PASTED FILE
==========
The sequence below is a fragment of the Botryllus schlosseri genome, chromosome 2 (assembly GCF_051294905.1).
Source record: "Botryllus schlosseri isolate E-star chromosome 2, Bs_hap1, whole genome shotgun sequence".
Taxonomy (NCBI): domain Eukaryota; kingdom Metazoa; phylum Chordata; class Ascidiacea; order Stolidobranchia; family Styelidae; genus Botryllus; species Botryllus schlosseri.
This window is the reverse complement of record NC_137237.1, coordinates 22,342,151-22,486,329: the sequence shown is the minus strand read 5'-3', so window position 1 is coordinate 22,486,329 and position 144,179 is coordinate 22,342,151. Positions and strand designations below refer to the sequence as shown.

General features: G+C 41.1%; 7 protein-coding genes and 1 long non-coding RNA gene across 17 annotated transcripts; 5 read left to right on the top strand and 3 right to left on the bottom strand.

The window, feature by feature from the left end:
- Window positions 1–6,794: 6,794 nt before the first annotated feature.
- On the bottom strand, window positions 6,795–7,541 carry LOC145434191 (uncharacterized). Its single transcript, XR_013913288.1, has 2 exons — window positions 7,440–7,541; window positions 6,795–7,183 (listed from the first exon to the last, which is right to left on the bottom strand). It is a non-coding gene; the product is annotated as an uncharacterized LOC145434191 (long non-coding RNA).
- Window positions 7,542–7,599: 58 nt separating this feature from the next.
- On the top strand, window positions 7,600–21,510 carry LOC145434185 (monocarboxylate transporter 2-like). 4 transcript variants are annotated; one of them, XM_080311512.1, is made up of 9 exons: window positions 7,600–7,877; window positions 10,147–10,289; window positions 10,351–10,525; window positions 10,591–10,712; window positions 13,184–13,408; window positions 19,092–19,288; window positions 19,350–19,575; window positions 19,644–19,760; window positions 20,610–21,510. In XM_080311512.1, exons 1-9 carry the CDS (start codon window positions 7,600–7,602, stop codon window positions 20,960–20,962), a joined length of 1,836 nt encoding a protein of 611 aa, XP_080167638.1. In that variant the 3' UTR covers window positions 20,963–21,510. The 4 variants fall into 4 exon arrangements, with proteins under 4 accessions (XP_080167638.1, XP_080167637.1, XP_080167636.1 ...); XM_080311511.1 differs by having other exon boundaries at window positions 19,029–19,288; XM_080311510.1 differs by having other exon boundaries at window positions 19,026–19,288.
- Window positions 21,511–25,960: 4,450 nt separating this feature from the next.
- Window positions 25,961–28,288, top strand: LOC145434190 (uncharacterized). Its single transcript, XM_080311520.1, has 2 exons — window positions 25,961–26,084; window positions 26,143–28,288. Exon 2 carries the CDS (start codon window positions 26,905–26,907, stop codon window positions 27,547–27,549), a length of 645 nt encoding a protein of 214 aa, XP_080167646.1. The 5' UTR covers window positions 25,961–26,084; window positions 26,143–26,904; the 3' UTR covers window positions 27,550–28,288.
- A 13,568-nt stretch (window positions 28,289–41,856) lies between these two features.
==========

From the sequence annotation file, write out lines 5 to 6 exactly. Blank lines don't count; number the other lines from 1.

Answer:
General features: G+C 41.1%; 7 protein-coding genes and 1 long non-coding RNA gene across 17 annotated transcripts; 5 read left to right on the top strand and 3 right to left on the bottom strand.

The window, feature by feature from the left end: